Fentanyl patch 100 mcg/h
1. Name of the medicinal product
fentanyl patch 100 mcg/h Transdermal Patch
2. Qualitative and quantitative composition
Each Durogesic DTrans 100 patch contains fentanyl 16.8 mg.
Release rate approximately 100 µg/h; active surface area 42.0 cm2.
For excipients, see 6.1
3. Pharmaceutical form
fentanyl patch 100 mcg/h is a translucent, rectangular transdermal patch with rounded corners, marked with the product name, strength and a border in coloured ink.
Each patch is marked:
fentanyl patch 100 mcg/h
100 µg fentanyl/h
Grey printing ink
4. Clinical particulars
4.1 Therapeutic indications
fentanyl patch 100 mcg/h is indicated for management of severe chronic pain that requires continuous long term opioid administration.
Long term management of severe chronic pain in children from 2 years of age who are receiving opioid therapy.
4.2 Posology and method of administration
fentanyl patch doses should be individualised based upon the status of the patient and should be assessed at regular intervals after application. The lowest effective dose should be used. The patches are designed to deliver approximately 12, 25, 50, 75, and 100 mcg/h fentanyl to the systemic circulation, which represent about 0.3, 0.6, 1.2, 1.8, and 2.4 mg per day respectively.
Initial dosage selection
The appropriate initiating dose of Durogesic DTrans should be based on the patient’s current opioid use. It is recommended that Durogesic DTrans be used in patients who have demonstrated opioid tolerance. Other factors to be considered are the current general condition and medical status of the patient, including body size, age, and extent of debilitation as well as degree of opioid tolerance.
To convert opioid-tolerant patients from oral or parenteral opioids to Durogesic DTrans refer to Equianalgesic potency conversion below. The dosage may subsequently be titrated upwards or downwards, if required, in increments of either 12 or 25 mcg/h to achieve the lowest appropriate dosage of Durogesic DTrans depending on response and supplementary analgesic requirements.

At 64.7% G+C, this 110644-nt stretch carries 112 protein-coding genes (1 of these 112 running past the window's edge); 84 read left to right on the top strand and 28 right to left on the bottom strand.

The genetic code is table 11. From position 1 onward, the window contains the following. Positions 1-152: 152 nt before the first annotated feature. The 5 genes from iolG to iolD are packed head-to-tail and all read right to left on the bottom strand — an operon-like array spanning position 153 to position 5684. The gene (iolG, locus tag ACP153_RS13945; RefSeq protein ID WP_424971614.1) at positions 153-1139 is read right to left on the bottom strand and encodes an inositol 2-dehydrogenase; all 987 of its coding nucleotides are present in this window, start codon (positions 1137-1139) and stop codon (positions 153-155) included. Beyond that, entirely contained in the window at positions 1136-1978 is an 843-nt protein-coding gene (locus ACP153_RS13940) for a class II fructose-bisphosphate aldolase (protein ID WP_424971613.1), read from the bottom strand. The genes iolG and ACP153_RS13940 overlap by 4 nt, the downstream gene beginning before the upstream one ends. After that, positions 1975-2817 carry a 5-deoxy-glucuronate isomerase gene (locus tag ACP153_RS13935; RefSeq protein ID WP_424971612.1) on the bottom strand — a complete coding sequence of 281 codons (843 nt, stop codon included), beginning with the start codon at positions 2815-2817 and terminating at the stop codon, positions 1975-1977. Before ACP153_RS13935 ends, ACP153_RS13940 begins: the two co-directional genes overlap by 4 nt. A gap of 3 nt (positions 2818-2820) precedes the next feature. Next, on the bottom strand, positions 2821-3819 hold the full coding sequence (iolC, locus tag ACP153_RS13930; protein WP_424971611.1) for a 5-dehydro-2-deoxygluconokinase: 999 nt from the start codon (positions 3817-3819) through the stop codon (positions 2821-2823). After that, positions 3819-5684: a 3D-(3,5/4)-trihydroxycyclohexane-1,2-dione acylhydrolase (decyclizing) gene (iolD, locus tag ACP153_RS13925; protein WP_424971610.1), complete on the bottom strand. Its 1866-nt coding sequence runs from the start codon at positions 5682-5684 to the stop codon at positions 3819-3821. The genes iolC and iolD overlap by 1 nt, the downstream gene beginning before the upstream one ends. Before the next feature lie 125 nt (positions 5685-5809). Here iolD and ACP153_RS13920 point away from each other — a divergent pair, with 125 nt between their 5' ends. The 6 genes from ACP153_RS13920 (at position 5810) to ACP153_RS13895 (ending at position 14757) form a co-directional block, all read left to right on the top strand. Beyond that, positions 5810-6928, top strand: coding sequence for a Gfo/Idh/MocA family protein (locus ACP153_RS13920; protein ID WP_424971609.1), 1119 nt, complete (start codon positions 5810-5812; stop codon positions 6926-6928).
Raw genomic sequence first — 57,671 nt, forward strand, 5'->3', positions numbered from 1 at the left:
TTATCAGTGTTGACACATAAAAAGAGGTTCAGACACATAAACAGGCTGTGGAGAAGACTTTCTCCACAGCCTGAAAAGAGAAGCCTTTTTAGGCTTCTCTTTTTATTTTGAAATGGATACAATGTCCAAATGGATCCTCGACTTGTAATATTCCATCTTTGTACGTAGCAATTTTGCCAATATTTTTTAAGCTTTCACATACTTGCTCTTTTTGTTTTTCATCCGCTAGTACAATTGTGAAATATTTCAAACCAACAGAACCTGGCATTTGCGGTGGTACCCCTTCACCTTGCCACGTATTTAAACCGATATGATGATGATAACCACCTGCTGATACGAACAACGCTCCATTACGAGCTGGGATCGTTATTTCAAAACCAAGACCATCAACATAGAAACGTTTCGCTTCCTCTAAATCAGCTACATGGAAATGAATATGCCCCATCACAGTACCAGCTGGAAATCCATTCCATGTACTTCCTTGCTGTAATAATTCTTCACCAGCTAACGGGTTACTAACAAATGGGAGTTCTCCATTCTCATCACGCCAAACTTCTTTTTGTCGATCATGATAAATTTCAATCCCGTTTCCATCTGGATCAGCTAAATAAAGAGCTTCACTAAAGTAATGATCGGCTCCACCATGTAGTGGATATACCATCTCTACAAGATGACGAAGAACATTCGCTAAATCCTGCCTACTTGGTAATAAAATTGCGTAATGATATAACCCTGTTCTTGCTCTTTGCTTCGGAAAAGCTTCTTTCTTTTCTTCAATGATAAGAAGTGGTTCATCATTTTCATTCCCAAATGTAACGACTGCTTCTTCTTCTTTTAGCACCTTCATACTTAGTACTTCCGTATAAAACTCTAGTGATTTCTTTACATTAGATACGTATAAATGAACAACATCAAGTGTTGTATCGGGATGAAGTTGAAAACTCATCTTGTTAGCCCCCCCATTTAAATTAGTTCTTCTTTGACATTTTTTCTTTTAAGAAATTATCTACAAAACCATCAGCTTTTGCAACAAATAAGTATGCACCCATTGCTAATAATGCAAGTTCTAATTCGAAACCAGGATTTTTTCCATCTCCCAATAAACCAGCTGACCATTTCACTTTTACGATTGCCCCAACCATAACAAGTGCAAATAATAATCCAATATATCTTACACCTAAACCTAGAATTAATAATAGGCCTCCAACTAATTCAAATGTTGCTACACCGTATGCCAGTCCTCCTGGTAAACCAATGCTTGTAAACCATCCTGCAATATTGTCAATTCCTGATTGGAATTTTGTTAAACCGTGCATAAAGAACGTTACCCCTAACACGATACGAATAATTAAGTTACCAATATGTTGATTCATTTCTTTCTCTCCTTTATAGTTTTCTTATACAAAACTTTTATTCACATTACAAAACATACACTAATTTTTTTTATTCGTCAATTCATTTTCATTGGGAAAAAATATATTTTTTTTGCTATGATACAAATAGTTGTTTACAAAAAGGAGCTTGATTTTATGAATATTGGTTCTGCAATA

Generally, the transdermal route is not recommended in opioid-naïve patients. Alternative routes of administration (oral, parenteral) should be considered. To prevent overdose it is recommended that opioid-naïve patients receive low doses of immediate-release opioids (e.g., morphine, hydromorphone, oxycodone, tramadol, and codeine) that are to be titrated until an analgesic dosage equivalent to Durogesic DTrans with a release rate of 12 mcg/h or 25 mcg/h is attained. Patients can then switch to Durogesic DTrans.
In the circumstance in which commencing with oral opioids is not considered possible and Durogesic DTrans is considered to be the only appropriate treatment option for opioid-naïve patients, only the lowest starting dose (i.e., 12 mcg/h) should be considered. In such circumstances, the patient must be closely monitored. The potential for serious or life-threatening hypoventilation exists even if the lowest dose of Durogesic DTrans is used in initiating therapy in opioid-naïve patients (see sections 4.4 and 4.9).